Home A. Scott Galloway Reviews That Time When Al Jarreau Took Europe By Storm, Over the Rainbow...

That Time When Al Jarreau Took Europe By Storm, Over the Rainbow and…

Look to the Rainbow: Live in Europe – (. – 1977)

by A. Scott Galloway

al jarreau, radiofacts

The first time most folks heard Al Jarreau, they had no idea who – let alone what – he was. The occasion: the last song on Side 2 of Body Heat (A&M – 1974), the now-classic Quiet Storm nugget “If I Ever Lose This Heaven” which was a duet between songwriter Leon Ware and Minnie Riperton. Backstroking in a simmering stew of aquatic bass, African hand drums, enigmatic Fender Rhodes and Wah guitar, Al introduced himself as a human cabasa…the fox in the brush…the medium of the séance…the hippest of hosts announcing the arrival of Hubert Laws’ flute followed by the sensual sweet nothings of Ware (co-writer with Pam Sawyer) and Riperton, ever-ready to lobby ‘the sexy’ backatcha in triplicate. However, it was Jarreau’s disembodied wordless vocalese that set the scene of the otherworldly paradise. Who was this secret sauce of L’Q’s Soul-Jazz soufflé’?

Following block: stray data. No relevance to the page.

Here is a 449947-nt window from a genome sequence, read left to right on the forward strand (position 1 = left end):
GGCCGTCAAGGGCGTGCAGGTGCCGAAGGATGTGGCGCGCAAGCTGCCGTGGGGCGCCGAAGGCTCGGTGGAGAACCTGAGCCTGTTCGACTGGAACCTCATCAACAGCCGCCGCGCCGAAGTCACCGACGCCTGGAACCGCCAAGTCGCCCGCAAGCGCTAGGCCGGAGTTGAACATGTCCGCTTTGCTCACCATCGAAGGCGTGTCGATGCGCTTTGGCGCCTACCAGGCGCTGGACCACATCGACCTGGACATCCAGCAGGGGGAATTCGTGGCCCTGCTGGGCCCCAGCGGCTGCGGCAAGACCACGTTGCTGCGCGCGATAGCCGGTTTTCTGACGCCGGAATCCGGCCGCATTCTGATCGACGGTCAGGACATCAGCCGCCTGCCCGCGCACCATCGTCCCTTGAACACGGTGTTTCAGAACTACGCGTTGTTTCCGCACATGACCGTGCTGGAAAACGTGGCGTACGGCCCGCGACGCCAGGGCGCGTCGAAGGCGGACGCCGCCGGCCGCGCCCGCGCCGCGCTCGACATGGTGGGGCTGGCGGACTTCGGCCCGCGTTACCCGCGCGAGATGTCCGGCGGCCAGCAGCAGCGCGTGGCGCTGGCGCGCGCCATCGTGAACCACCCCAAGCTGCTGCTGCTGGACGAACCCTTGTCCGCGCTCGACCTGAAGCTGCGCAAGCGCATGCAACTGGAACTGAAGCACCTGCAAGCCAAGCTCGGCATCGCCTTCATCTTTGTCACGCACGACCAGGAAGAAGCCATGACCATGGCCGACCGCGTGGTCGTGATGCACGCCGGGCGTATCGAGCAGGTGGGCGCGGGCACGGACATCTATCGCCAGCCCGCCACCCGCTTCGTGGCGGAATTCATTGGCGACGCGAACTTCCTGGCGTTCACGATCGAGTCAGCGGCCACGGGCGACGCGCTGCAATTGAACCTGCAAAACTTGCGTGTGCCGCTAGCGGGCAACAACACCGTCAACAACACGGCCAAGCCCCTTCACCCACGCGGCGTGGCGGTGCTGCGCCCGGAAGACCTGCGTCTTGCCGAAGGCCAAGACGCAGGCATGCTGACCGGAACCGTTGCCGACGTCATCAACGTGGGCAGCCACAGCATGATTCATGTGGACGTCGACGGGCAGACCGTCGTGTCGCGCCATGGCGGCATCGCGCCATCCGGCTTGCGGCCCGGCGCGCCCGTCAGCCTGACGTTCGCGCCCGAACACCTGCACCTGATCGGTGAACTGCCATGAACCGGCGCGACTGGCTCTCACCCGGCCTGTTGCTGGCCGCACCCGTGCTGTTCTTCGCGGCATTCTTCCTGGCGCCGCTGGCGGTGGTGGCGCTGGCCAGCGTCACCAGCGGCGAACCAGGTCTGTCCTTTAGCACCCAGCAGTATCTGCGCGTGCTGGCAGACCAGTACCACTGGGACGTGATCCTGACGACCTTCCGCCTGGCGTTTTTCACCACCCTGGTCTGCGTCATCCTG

Three years later, that voice came shadow boxing over the jazz airwaves live and direct from somewhere in Europe tearing into a vocal version of Paul Desmond’s “Take Five” – like Ali going upside the head of Joe Frazier. His embodiment of percussion was immediately recognizable but he was also singing words that, up to that point, had only been wrung by Carmen McRae. The audience could not contain itself, serving up love to Jarreau as he served it right back in a volley like Arthur Ashe and Chris Evert. Their ears and ours were being treated to the sumptuous vocal smorgasbord that is Al Jarreau via a specially priced double album titled Look to the Rainbow, the artist’s third album following two little-heard studio LPs: We Got By (Reprise – 1975) and Glow (Reprise – 1976).

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A. Scott Galloway is a Music Journalist based in Los Angeles with background as a drummer and in radio and music retail. His specialty niche is writing liner note essays for reissues and anthologies of music by Classic Soul artists for which he has composed over 300 projects. He recently wrote the Foreword for the coffee table book "Invitation to Openness: The Jazz & Soul Photography of Les McCann."

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